I offer a minority opinion on the Symphony 7 included in this box, recorded in Cairo in 1951. The Furtwangler Society recommends it secondarily and some critics have lambasted it for too much extraneous noise and poor playing. I look at this recording at one of Furtwangler's very greatest Bruckner achievements because of the overall conception, which is highly romantic, less mystical and verbose than many others. The Adagio from this symphony was played in Berlin's public address system the day Hitler died. It is, with the even greater adagio from Symphony 8, among the composer's greatest creations. I can't express enough how I believe Furtwangler's Cairo recording fully realizes this quasi-religious music to it greatest extent. Only a relatively fast and abrupt ending varies from what I would call a perfect reading of this music.
While not on this exalted level, the other recordings in this box are of magisterial projection. The Symphony 5, recorded 1949 in Berlin, and 9, recorded 1944 in Berlin, are splendid readings. The Symphony 9, in particular, has driven many critics overboard with praise for its often near-manic drama and darkness. Many think Furtwangler's historic recordings of another great Symphony 9, by Beethoven, are in a class of their own. Just as many think similarly about the Bruckner 9 in this box with its end of world drama. It isn't my favorite 9 but I don't argue with those whose it is, for it is masterful. The Symphony 8, recorded 1944 in Vienna, is a powerful, driven recording but not up to my favorite -- the 1949 Berlin version using Nowak's score available from Japanese EMI (Toshiba TOCE 6521, expensive but worth it.)
The one recording a novice, or anyone coming to Bruckner for the first time, should be wary of is Symphony 6. Like the other numbered Bruckner symphonies, no complete recording exists by Furtwangler. The 6 included here is the final three movements, the eloquent and heartfelt Adagio on one disk (with 4) and the concluding Scherzo and Finale coupled with Symphony 9. To me, this is heresy, breaking up the remaining fraction of a symphony like this. Fortunately, I burned my own set of these symphonies from earlier DG and A&E pressings and can listen to an intact 6 anytime I like. I burned Poell's Mahler songs onto my copy of 6, which to me makes a lot more sense than what they've done here.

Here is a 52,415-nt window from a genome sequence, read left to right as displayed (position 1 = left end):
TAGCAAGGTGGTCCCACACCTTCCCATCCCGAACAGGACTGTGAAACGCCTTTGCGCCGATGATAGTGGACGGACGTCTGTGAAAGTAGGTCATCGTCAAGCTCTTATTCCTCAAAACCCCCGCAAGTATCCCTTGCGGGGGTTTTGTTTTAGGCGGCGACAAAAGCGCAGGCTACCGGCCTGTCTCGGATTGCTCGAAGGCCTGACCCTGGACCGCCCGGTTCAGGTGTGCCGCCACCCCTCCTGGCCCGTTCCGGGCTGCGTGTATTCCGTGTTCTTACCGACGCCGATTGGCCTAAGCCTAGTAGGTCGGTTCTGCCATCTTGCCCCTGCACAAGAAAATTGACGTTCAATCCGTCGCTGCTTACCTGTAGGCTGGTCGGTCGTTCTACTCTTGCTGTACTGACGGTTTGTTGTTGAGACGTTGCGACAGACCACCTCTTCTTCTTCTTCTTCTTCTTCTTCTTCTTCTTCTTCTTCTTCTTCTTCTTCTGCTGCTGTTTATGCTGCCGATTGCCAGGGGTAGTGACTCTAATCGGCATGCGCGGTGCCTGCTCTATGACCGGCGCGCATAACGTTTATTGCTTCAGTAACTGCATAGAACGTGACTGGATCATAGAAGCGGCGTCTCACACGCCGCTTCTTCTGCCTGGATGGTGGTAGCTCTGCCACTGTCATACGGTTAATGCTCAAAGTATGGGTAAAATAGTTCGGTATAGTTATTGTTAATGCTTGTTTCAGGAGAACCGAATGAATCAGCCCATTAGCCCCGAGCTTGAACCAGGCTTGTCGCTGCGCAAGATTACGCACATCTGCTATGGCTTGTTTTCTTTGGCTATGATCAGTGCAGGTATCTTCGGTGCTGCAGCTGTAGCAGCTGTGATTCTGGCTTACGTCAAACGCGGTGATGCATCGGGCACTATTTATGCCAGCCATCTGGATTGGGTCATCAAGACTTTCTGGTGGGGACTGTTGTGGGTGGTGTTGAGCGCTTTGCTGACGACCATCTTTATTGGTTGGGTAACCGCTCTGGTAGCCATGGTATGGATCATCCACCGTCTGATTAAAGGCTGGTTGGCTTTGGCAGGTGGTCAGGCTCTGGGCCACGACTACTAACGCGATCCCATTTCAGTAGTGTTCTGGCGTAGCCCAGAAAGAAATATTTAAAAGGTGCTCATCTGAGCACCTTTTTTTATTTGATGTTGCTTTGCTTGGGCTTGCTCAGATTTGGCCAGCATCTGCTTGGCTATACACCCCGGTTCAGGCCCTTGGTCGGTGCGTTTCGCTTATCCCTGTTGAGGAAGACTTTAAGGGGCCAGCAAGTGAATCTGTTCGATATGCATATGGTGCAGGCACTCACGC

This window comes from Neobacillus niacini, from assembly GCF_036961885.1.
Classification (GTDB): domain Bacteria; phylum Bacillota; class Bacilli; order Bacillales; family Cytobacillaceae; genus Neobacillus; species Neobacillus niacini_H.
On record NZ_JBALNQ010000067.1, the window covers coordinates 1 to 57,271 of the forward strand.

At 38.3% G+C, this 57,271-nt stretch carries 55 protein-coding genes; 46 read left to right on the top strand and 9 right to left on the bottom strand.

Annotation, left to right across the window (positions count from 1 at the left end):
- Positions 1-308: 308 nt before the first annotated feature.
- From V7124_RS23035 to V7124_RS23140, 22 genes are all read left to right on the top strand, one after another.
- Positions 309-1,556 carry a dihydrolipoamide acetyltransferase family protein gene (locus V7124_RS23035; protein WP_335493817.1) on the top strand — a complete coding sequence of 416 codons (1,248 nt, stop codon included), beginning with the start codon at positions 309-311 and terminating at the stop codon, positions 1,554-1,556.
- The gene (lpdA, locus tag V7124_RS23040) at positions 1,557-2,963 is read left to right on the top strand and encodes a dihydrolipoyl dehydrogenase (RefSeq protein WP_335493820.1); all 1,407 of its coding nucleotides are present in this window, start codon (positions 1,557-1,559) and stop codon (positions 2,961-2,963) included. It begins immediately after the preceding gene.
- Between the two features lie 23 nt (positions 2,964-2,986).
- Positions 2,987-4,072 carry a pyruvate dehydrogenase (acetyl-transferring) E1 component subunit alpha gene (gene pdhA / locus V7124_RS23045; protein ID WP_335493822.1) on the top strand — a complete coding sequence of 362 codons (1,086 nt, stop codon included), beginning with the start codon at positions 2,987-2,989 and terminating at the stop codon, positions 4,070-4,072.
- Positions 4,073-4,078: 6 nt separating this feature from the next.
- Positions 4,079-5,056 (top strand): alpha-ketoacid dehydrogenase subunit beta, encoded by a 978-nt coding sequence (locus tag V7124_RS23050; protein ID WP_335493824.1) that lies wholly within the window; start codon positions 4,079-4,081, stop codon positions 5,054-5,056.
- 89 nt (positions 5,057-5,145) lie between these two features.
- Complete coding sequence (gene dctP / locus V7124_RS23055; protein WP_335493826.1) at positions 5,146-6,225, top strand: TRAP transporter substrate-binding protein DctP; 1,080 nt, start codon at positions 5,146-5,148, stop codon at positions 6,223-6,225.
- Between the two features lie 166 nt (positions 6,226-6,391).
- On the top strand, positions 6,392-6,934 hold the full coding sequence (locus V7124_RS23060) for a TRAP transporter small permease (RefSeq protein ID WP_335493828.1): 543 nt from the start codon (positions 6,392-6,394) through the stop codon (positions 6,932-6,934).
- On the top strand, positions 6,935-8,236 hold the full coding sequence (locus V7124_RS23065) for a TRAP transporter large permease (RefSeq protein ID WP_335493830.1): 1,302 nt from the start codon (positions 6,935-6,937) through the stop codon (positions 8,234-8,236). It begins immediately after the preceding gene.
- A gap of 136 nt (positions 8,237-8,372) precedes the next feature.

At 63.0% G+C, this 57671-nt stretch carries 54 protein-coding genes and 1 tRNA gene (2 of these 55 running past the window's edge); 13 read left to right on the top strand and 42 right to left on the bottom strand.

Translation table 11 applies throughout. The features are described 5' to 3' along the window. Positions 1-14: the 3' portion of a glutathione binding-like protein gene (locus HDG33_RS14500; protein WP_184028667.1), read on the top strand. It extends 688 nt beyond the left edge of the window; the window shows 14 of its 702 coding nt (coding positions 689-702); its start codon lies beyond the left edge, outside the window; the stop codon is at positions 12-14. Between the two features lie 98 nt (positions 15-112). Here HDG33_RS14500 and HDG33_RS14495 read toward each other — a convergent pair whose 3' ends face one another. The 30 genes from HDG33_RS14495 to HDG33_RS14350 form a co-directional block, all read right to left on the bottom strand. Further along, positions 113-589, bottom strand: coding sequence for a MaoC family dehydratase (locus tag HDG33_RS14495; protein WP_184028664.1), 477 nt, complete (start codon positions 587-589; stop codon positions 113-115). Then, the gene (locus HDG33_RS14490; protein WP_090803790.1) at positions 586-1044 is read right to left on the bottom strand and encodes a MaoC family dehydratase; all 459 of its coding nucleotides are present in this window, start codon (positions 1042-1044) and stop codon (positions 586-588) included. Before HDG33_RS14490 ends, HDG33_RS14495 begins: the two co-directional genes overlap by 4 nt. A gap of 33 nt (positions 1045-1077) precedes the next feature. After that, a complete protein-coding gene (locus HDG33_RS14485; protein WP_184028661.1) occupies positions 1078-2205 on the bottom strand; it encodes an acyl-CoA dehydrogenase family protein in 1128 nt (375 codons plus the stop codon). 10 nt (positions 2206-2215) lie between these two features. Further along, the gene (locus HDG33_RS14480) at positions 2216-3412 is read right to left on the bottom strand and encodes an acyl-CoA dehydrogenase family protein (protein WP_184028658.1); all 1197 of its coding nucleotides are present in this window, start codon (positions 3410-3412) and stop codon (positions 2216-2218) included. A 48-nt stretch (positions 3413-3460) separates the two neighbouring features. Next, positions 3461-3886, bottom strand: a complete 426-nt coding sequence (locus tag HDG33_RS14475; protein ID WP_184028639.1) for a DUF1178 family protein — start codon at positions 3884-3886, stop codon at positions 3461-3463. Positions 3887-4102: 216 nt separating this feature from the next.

While some have wavered over the quality of Furtwangler's only recording of 6, I find it as meaningful and satisying as any recordings I've heard from any era. People that are turned on by Furtwangler's way with these symphonies can search the World Wide Web for the fractions of recordings that exist of Symphonies 1, 2 and 3. I've seen these listed around the world but never purchased nor heard them. To hear them in other classic collections, try the new Volkmar Andreae collection on Arts and Music or the Criterion Collection (ASIN: B000C05XSW) that is out of print and more difficult to find.
Anyone that loves the symphonies of Anton Bruckner should own this box and compare Furtwangler's way with their favorite conductors. In most cases, you will hear a comparative edition that likely varies from the ones you've been listening to, and Furtwangler's way always make sense of the music even if he comes off more intemperate than someone like Gunther Wand. For, like this personal belief about music, Furtwangler was likewise a force of nature the world hasn't witnessed since his departure.